You may find that different spaces work better for you on different days. Maybe the silence of a library is brilliant for structuring an essay, but you enjoy the buzz of a coffee shop when you’re working on a graphic design project. Picking an environment that suits your studying needs is a great way to ensure you’ll have an effective session.
11. Can I Listen To Music While Studying?
Short answer: sometimes!
It all depends on whether the music is distracting you from the task at hand, or not.
That partly depends on the choice of music. It’s a personal thing, but you’re more likely to be distracted by music that has lyrics, and / or is unfamiliar to you.
But it also depends on the task at hand. The more cognitively demanding the task, the lower your threshold for being distracted by music. Music will rarely put you off your stride when folding laundry or filing. However, it might when you’re straining to get your head round a complex new calculus technique or marshal your research into an elegant multi-layered essay argument.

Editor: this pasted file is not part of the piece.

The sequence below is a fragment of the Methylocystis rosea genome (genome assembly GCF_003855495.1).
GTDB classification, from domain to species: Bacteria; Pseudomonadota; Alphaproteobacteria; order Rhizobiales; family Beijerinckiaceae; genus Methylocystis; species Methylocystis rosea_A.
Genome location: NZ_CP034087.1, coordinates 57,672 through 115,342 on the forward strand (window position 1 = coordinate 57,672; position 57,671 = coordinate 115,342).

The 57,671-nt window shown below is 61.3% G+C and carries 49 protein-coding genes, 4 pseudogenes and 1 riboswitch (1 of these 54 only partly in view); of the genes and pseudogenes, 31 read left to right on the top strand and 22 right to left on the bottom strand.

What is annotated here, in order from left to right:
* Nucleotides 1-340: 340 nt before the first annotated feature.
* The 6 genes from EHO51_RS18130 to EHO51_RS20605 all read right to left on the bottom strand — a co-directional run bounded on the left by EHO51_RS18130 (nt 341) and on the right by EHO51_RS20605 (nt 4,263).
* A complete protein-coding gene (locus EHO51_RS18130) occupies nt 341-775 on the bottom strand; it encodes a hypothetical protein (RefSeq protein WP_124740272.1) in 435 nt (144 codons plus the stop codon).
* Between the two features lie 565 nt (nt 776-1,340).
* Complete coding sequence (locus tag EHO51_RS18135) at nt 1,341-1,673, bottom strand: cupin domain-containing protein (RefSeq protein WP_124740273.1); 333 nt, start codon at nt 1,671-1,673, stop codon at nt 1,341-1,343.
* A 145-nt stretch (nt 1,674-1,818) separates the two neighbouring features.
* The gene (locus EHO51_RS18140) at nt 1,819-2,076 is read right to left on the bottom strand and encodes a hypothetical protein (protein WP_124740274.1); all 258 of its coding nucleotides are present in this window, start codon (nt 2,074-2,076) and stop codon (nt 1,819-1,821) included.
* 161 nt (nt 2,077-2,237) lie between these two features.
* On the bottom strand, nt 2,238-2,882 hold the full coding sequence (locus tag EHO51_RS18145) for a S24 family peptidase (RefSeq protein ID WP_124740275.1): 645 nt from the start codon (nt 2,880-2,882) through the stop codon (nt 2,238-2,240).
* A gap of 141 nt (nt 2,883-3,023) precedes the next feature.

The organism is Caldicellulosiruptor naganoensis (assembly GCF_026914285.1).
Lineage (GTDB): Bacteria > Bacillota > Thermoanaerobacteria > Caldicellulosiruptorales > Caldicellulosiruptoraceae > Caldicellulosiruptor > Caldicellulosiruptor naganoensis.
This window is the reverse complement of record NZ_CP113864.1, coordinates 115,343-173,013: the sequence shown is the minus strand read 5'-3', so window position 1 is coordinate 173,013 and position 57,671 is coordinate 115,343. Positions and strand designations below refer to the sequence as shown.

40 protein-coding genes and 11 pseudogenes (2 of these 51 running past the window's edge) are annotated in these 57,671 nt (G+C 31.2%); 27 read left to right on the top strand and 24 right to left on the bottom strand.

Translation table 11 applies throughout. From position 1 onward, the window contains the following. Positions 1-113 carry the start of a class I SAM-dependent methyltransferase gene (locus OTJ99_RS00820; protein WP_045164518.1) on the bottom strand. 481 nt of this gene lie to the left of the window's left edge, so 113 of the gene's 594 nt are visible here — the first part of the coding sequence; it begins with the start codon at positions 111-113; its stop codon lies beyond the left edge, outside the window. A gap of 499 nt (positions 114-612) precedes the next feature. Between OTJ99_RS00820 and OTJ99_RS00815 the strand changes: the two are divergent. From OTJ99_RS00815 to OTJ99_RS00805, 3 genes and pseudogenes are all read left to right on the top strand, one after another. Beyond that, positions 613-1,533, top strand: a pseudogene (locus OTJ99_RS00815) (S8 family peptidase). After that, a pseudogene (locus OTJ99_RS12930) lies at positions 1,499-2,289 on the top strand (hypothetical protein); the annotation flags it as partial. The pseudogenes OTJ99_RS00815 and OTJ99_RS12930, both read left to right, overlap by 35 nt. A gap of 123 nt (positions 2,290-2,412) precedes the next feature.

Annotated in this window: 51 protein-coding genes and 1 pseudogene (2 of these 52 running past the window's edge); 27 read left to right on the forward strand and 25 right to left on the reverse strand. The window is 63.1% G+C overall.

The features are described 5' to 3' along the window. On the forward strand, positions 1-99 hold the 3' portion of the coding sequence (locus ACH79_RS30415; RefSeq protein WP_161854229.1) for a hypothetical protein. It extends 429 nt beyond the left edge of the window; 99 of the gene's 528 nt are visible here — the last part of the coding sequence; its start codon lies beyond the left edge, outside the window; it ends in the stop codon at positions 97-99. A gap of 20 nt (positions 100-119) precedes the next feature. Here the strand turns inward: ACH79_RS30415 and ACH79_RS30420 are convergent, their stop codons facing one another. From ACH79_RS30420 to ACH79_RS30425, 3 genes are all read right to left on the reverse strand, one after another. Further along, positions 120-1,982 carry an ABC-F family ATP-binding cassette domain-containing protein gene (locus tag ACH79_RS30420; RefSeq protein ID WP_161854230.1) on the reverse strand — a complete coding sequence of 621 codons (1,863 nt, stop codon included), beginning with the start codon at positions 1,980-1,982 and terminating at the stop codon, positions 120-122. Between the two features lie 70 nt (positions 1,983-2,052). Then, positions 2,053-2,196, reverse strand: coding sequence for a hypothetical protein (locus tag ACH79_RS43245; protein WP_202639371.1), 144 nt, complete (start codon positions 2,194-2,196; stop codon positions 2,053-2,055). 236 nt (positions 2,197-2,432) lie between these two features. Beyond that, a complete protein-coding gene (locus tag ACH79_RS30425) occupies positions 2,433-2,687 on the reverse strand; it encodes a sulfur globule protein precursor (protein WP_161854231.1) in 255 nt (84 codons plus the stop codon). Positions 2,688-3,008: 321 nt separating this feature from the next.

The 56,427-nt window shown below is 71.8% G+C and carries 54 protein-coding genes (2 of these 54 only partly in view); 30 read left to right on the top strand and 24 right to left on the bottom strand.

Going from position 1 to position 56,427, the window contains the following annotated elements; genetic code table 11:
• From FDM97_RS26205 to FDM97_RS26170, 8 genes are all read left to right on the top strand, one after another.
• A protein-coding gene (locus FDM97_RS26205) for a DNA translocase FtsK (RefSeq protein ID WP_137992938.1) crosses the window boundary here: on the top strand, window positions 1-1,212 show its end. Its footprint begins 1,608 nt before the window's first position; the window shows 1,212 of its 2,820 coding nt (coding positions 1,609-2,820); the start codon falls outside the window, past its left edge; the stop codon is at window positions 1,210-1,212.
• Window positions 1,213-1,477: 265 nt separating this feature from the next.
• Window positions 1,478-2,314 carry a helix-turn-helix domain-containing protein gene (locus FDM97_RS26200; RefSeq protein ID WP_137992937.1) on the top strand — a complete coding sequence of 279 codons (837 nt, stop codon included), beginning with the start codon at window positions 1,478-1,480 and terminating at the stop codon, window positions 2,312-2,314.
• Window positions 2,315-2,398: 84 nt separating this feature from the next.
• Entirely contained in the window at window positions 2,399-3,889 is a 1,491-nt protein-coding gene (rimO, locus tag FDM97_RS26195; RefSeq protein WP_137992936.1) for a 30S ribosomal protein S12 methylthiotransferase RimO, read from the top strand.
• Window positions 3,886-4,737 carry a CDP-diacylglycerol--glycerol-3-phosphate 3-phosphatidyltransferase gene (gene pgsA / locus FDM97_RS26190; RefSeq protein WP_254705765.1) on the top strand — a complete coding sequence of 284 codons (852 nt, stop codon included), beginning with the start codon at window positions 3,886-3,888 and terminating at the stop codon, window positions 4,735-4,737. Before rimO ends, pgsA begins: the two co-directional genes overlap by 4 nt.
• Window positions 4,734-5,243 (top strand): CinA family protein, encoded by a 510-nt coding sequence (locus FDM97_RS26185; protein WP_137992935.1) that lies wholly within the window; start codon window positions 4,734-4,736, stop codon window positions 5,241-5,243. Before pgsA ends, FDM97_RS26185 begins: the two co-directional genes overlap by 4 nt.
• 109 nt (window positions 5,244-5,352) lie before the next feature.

For more, see my full article on does music help you study.
III. Learn How To Study Effectively With Memory Science
Go back as little as a single generation of students, and you’ll find most advice about studying well was basically little more than guesswork and intuition.
Trouble is, psychology is littered with examples where our human intuition turns out to be RUBBISH.
How to learn effectively seems to be no exception: what many people THINK is working well for them actually ISN’T working well at all (e.g. Roediger & Karpicke, 2006).
But the prize for getting your learning strategy right is huge! Under lab conditions, test-score improvements equivalent to 1 or 2 whole grade boundaries (10-20 percentage points) are routinely seen in some of the most widely-cited experimental studies.
And from my own experience, I’ve seen student’s performance TRANSFORMED, time and again, when they start to apply the principles of learning science to their studies.